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Emerging Markets Daily - June 18
Indonesia's Looming Covid Surge, Possible Biden-Xi Talks Sparks HK Rally, Maduro Seeks Deal With Biden, US General Says China Invasion of Taiwan Not Imminent, India Third Wave Covid
The Top 5 Emerging Markets Stories from Global Media - June 18
Rising Covid Cases Threaten Deadly Surge in Indonesia
Wall Street Journal
“As Covid-19 cases rise sharply in parts of Indonesia, authorities have found the highly contagious Delta variant of the coronavirus to be dominant in areas including the capital, Jakarta.”
“Doctors there say hospitals are filling up, more young people are getting infected and patients are getting sicker more quickly than in previous outbreaks.”
“Their observations echo some of the anecdotal findings from India, where the variant was first detected and contributed to a devastating wave of infections. The strain, also known as B.1.617.2, is in around 70 countries including the U.K., where health officials believe it is contributing to an uptick in cases and hospitalizations, delaying a planned easing of Covid-19 restrictions.”
“In three parts of Indonesia where the variant is prevalent—densely populated Jakarta; Kudus, a cigarette-manufacturing center in central Java province; and Bangkalan, just off the coast of Java—sudden spikes in infection have strained hospitals and sparked worries that a new wave of infections will sweep across Indonesia. Kudus experienced one of the fastest surges of all, with the weekly tally of new infections jumping 35 times in late May, though from a very low base.” Jon Emont reports.
Possible Biden, Xi Talks Sparks Hong Kong Shares Rally
South China Morning Post
“Hong Kong stocks rose on Friday for the second day this week buoyed by technology shares tracking rallies on Wall Street, after the White House signalled direct talks between US President Joe Biden and Chinese President Xi Jinping were on the cards.”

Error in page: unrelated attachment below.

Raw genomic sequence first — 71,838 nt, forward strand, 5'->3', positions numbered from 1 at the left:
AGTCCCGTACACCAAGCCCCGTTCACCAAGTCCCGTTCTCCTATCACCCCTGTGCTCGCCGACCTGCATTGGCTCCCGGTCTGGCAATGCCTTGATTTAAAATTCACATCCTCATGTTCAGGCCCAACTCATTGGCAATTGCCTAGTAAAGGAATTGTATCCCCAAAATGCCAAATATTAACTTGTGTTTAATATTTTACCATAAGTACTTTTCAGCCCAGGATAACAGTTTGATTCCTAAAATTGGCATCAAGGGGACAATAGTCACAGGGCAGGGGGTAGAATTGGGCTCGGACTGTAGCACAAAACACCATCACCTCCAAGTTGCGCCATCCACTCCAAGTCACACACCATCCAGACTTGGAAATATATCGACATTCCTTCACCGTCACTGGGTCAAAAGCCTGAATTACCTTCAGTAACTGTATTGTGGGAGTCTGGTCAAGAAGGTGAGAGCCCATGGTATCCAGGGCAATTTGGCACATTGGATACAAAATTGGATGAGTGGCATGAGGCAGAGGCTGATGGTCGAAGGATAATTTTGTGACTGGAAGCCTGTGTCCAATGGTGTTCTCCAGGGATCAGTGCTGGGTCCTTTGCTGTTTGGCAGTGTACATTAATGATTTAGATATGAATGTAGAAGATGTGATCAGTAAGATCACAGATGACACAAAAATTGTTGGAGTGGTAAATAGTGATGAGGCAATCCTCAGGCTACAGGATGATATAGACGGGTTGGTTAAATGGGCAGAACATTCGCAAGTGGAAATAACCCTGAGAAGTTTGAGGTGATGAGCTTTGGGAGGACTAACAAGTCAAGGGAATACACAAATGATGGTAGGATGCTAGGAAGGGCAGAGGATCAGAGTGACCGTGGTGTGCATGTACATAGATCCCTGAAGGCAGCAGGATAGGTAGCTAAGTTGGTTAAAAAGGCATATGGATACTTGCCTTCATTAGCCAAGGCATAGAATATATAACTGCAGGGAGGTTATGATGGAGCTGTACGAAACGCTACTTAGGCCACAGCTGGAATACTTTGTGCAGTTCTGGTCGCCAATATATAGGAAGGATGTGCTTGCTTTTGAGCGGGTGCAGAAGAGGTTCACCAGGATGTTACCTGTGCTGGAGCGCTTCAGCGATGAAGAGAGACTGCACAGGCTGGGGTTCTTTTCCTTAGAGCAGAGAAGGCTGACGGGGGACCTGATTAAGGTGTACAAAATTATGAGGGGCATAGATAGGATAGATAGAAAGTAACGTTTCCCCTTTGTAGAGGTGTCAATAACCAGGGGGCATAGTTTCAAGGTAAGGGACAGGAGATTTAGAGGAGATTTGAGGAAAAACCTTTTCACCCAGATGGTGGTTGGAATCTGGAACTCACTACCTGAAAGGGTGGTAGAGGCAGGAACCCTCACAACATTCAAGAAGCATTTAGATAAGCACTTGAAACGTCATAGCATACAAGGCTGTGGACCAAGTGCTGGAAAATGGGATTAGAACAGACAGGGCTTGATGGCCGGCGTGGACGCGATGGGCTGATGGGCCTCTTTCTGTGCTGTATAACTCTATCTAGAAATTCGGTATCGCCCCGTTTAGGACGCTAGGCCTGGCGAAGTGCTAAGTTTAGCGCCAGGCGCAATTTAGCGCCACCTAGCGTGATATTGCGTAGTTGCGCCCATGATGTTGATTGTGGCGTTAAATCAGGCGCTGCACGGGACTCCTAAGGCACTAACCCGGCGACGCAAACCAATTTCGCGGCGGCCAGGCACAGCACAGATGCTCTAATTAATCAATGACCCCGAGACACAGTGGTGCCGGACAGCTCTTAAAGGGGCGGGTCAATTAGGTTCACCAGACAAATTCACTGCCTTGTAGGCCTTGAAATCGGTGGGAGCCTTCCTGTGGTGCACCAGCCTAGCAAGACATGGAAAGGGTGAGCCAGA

“The Hang Seng Index rose 0.9 per cent to 28,801.27 on Friday, but ended the week 0.1 per cent lower. This week was its third consecutive week of losses. On the mainland, the Shanghai Composite Index was almost flat at 3,525.10, leading to a 1.8 per cent decline for the whole week. The benchmark also recorded a third straight weekly decline.”
“The White House has said direct talks between Biden and Xi could be held as early as next month, after the US president’s meetings with Russian President Vladimir Putin this month. The meeting could continue to boost investor sentiment, which has been dented by a recent ratcheting up of pressure on China by the North Atlantic Treaty Organization and G7 countries.”
“The Hang Seng Tech Index gained 1.8 per cent on Friday, with technology stocks in Hong Kong rebounding from their lowest level in almost a month. They were down earlier because of regulatory risks and US Federal Reserve policy uncertainties.”
“JD.com advanced 3.8 per cent after transactions on its platform rose by more than 10 times year on year during the first three minutes of its 618 promotion on Friday. The promotion started at midnight. Meituan added 3.7 per cent. Alibaba Group Holding, which owns this newspaper, gained 1.2 per cent.”
“Sportswear firms and automobile stocks also gained. Anta Sports Products was among the biggest winners, up 6.3 per cent, while 361 Degrees International advanced 5.7 per cent and Li Ning added 2 per cent. BYD Company rose 4.9 per cent and Geely Auto gained 5.3 per cent.” Iris Ouyang reports.
As Economy Craters, Defiant Maduro Quietly Seeks Deal With Biden
“Seated on a gilded Louis XVI chair in his office at Miraflores, a sprawling, neo-Baroque palace in northwest Caracas, Venezuelan President Nicolas Maduro projects unflappable confidence.”
“The country, he says in an 85-minute interview with Bloomberg Television, has broken free of ‘irrational, extremist, cruel’ U.S. oppression. Russia, China, Iran and Cuba are allies, his domestic opposition is impotent. If Venezuela suffers from a bad image, it’s because of a well-funded campaign to demonize him and his socialist government.”